Ponds as Emergency Water Sources

In many parts of the United States, ponds are as common as bees. Often the results of periodic flooding in river basins, ponds are an important part of local ecosystems. Many an adult can recall a pleasant childhood memory of chasing frogs or fishing in a local pond. A pond’s ability to sustain wildlife extends to sustaining us as well if you learn how to use ponds as emergency water sources.

Man has tamed the pond, as he has many other of nature’s features, and just as the in-ground pool is now ubiquitous in communities throughout the world, so too, the backyard pond can be possessed by those with the inclination. As the owner of a pond, one possesses not only the valuable aesthetic benefits of this little piece of nature’s beauty but the emergency preparedness benefits as well.

Let’s look at how your beautiful little pond can help sustain your family in a disaster. We’re going to address the backyard pond first, and then we’ll look at how ponds in your local area can supplement your survival strategy.

Beautiful and Life-sustaining

The pond is the anchor of a local ecosystem and sustains aquatic plants, insects, fish, birds, and other wildlife. Water is needed for life, and a concentration of water equals a concentration of life. Whether natural or man-made, a pond contains more water in a small area than you could reasonably store in your garage or backyard shed.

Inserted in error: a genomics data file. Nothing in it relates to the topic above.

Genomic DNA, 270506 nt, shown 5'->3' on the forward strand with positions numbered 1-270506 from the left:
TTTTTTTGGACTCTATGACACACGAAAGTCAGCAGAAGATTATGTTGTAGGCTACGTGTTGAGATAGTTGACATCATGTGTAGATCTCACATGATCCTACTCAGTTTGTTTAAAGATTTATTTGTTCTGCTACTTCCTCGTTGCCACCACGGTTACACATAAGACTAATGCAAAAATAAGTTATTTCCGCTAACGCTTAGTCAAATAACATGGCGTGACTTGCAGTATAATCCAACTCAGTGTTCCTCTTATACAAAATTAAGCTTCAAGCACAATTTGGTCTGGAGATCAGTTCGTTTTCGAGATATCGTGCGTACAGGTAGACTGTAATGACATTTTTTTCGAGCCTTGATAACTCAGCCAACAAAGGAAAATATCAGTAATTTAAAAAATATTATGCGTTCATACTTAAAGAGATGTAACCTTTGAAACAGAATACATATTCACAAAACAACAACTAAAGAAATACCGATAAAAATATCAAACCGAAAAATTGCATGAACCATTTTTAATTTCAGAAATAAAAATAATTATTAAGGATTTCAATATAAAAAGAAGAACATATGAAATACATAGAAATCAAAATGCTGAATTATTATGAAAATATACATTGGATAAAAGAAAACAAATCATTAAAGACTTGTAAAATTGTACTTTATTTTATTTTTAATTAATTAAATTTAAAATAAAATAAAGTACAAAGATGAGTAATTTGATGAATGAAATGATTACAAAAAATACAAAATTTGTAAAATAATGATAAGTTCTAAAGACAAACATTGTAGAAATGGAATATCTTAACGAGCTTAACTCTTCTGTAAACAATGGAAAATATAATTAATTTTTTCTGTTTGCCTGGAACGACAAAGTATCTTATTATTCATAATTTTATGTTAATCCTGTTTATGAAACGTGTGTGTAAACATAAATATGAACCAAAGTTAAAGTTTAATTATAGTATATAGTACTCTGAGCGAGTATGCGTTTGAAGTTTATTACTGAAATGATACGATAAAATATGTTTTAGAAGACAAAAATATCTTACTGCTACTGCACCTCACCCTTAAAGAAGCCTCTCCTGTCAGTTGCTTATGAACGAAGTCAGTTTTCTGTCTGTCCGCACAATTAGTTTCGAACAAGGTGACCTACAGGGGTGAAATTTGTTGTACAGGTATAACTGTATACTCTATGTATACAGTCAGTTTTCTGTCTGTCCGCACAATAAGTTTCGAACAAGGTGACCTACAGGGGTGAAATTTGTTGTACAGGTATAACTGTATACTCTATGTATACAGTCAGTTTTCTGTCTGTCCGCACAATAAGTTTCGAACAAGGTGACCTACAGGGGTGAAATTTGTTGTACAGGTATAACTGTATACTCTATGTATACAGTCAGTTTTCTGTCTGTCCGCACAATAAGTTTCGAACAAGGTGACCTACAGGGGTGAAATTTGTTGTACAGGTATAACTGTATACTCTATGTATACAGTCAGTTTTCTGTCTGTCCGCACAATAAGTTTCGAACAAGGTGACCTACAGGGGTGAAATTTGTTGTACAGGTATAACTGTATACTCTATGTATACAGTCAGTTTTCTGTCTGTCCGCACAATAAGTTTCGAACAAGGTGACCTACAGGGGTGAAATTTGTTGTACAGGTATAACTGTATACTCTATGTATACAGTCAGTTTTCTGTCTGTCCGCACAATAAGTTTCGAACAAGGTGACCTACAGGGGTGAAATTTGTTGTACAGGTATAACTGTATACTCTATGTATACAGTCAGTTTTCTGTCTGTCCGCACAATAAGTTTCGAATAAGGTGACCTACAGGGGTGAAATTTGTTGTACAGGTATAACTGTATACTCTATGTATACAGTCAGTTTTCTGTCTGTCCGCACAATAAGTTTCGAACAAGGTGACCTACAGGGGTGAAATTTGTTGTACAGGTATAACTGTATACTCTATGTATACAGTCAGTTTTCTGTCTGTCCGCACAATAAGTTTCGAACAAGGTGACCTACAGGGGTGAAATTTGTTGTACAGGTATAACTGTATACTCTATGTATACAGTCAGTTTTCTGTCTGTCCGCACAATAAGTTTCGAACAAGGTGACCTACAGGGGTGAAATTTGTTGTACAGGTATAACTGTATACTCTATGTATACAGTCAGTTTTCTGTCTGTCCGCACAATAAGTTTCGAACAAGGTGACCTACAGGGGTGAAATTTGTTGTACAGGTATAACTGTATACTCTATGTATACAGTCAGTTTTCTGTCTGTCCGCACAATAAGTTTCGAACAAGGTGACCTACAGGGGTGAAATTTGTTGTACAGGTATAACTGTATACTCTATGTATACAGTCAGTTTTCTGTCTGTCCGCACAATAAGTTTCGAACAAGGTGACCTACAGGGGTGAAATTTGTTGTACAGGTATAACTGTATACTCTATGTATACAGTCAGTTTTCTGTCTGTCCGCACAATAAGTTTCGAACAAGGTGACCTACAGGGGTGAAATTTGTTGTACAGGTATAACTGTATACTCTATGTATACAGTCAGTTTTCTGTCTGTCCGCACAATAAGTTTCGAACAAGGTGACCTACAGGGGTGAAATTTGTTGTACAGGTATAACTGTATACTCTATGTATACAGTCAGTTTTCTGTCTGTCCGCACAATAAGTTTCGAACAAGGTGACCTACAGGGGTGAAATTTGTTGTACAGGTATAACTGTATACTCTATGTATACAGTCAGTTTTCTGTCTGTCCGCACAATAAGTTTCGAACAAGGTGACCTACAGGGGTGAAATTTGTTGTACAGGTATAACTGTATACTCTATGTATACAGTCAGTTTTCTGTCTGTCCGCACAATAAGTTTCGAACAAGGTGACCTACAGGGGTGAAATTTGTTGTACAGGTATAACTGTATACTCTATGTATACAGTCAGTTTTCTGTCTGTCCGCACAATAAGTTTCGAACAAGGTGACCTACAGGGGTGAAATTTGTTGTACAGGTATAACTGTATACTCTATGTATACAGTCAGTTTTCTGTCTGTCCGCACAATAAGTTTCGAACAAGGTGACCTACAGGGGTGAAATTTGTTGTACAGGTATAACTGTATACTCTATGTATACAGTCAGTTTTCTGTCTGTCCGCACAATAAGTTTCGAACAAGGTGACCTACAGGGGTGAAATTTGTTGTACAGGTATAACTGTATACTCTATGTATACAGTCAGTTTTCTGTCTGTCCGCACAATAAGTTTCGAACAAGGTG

For example, a pond 15 feet by 15 feet and 2 feet deep contains approximately 450 gallons of water, or the equivalent of almost 2,200 pint-sized water bottles (1 cubic foot=7.48 gallons). Add some fish, and you have an additional food supply as well (fish also help control nuisance insects like mosquitoes).

As with any home improvement, money is a trade off with time and effort. In other words, if you have a ton of money, you can just hire a landscape architect to design and build your backyard pond. For the rest of us, there are numerous online resources and books available to help you start your own pond.

A basic pond requires some kind of liner to contain the water. There are rigid ones that are in a particular shape and flexible ones that allow you to design the shape and features within the pond. Anything over about 250 gallons will require the use of a flexible liner.

The actual construction techniques for installing your pond are comprehensively covered online. I particularly like This Old House for a great step-by-step explanation.

In addition to the installation of the pond liner, we have other details to plan. A pond isn’t just storage for water. It is a chemical and biological soup that should be managed to assure nuisances like algae and nitrates don’t ruin your plans. The good news is that you can design the pond’s environment to address likely problems. As a part of your emergency water supply, you need to get this right.